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Venom variability
Venom composition is not static. Even within a single individual, it will vary in quantity and relative proportions of components over time. Greater variability in components is seen between individuals of a species, greater still between species. Further, venom continues to evolve, sometimes rapidly, so there may be wide variations in venom composition and toxicity within a single species, over its geographic range. This is especially true for widely distributed species and may cause problems in antivenom effectiveness. Thus venom variability in nature can be observed at the following levels:

  • Interfamily
  • Intergenus
  • Interspecies
  • Intersubspecies
  • Intraspecific
  • Geographical
  • Interindividual
    • Seasonal
    • Diet/habit variability
    • Age-dependent variability
    • Sexual variability

There are a number of factors affecting studies of venom activity and potency, which may be the result of or cause artefactual venom variability. As many predictions of venom activity and possible clinical effects are based on venom studies, it is important to understand these potential sources of variability in either the venom or the results of venom research.

Choice of Venom for Research

Pooled venom

This may introduce many variabilities, because each pooled batch of venom will contain venom from different specimens, compounding both intra-individual and intra-specific variability. However, pooled venom may be best for determining the potential range of activities within a species.

Individual venoms

This more costly method removes intra-specific variability, but not intra-individual variability.

Method of venom collection

This can be critical, as some organisms produce many venom components, but eject them sequentially, rather than as a uniform mixture. This may apply particularly to Cnidarians (jellyfish etc) and their stinging cells. It is probably less important in snakes. However, the immediate fate of the venom after collection may be important, particularly in relation to environmental conditions that might denature certain components.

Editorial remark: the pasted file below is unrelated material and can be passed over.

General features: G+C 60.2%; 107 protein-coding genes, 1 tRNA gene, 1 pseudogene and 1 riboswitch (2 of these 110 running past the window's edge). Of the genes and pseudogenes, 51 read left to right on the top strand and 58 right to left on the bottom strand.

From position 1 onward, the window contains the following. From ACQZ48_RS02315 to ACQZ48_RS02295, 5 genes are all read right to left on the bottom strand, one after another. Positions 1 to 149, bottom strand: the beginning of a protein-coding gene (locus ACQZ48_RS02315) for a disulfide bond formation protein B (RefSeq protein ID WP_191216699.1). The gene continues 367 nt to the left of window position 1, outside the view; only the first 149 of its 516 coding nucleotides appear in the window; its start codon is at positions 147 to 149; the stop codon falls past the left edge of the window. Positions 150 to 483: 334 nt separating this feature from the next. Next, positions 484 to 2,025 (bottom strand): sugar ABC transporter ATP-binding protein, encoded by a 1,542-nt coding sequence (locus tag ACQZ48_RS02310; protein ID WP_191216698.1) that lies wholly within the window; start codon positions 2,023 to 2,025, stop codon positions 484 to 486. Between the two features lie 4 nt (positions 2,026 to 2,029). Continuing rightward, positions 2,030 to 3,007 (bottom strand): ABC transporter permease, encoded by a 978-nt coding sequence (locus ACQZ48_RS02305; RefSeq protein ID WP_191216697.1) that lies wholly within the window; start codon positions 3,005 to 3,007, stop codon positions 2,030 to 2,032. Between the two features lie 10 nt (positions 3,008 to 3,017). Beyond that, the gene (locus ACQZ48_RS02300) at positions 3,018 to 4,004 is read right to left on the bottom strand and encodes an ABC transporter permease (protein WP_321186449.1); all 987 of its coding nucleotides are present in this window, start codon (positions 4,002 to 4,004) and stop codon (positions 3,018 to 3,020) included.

Sample storage

This is clearly important. Exposure to heat may cause damage to certain toxins. Prolonged storage in liquid form may damage others.

Toxicity & Lethality Studies

There are many potential variables in such research that may affect comparability and interpretation of results. The choice of test animal may be crucial, because each species may respond differently. The choice of route is also critical.

The standard test of toxicity is the LD50 (lethal dose 50%), that dose of the test substance which, on average, will kill 50% of the test animal by the specified route. Mice are most commonly used. As the test is potentially distressing for the test animals, alternatives are being actively developed. However, the LD50 remains the most universal standard for determining and comparing toxicity of venoms.

The Australian funnel web spider, Atrax robustus, is a good example of this variability. Males are more toxic than females. The venom has low toxicity in most laboratory animals, yet is lethal in humans. Thus standard LD50 testing in mice would show the venom to be weak. If this were used to guide clinical responses to potential envenoming, then it would be very eroneous. A less extreme example occurs in snakes, also from Australia. The rough scaled snake, Tropidechis carinatus has a much less potent venom than the tiger snake, Notechis scutatus, on LD50 testing in mice. Yet clinically, the two venoms are virtually identical in the type and severity of effects on envenomed humans.

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